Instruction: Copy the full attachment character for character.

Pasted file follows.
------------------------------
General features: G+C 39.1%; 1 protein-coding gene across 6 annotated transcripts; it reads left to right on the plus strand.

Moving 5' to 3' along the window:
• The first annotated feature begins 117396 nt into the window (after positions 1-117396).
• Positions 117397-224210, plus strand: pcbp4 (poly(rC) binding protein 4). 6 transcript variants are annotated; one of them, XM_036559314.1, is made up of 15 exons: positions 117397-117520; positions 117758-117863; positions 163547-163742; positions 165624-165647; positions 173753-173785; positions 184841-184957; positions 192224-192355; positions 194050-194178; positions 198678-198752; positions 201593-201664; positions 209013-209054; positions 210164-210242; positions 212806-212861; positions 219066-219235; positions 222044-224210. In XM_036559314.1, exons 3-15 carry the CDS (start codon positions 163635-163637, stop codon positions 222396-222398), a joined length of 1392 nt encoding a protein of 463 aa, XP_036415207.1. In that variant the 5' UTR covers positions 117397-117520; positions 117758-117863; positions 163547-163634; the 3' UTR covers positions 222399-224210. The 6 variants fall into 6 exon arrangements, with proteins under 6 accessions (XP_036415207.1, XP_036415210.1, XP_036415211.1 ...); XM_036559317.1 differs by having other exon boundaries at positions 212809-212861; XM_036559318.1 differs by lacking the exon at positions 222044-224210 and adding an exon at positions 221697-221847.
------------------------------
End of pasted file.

General features: G+C 39.1%; 1 protein-coding gene across 6 annotated transcripts; it reads left to right on the plus strand.

Moving 5' to 3' along the window:
• The first annotated feature begins 117396 nt into the window (after positions 1-117396).
• Positions 117397-224210, plus strand: pcbp4 (poly(rC) binding protein 4). 6 transcript variants are annotated; one of them, XM_036559314.1, is made up of 15 exons: positions 117397-117520; positions 117758-117863; positions 163547-163742; positions 165624-165647; positions 173753-173785; positions 184841-184957; positions 192224-192355; positions 194050-194178; positions 198678-198752; positions 201593-201664; positions 209013-209054; positions 210164-210242; positions 212806-212861; positions 219066-219235; positions 222044-224210. In XM_036559314.1, exons 3-15 carry the CDS (start codon positions 163635-163637, stop codon positions 222396-222398), a joined length of 1392 nt encoding a protein of 463 aa, XP_036415207.1. In that variant the 5' UTR covers positions 117397-117520; positions 117758-117863; positions 163547-163634; the 3' UTR covers positions 222399-224210. The 6 variants fall into 6 exon arrangements, with proteins under 6 accessions (XP_036415207.1, XP_036415210.1, XP_036415211.1 ...); XM_036559317.1 differs by having other exon boundaries at positions 212809-212861; XM_036559318.1 differs by lacking the exon at positions 222044-224210 and adding an exon at positions 221697-221847.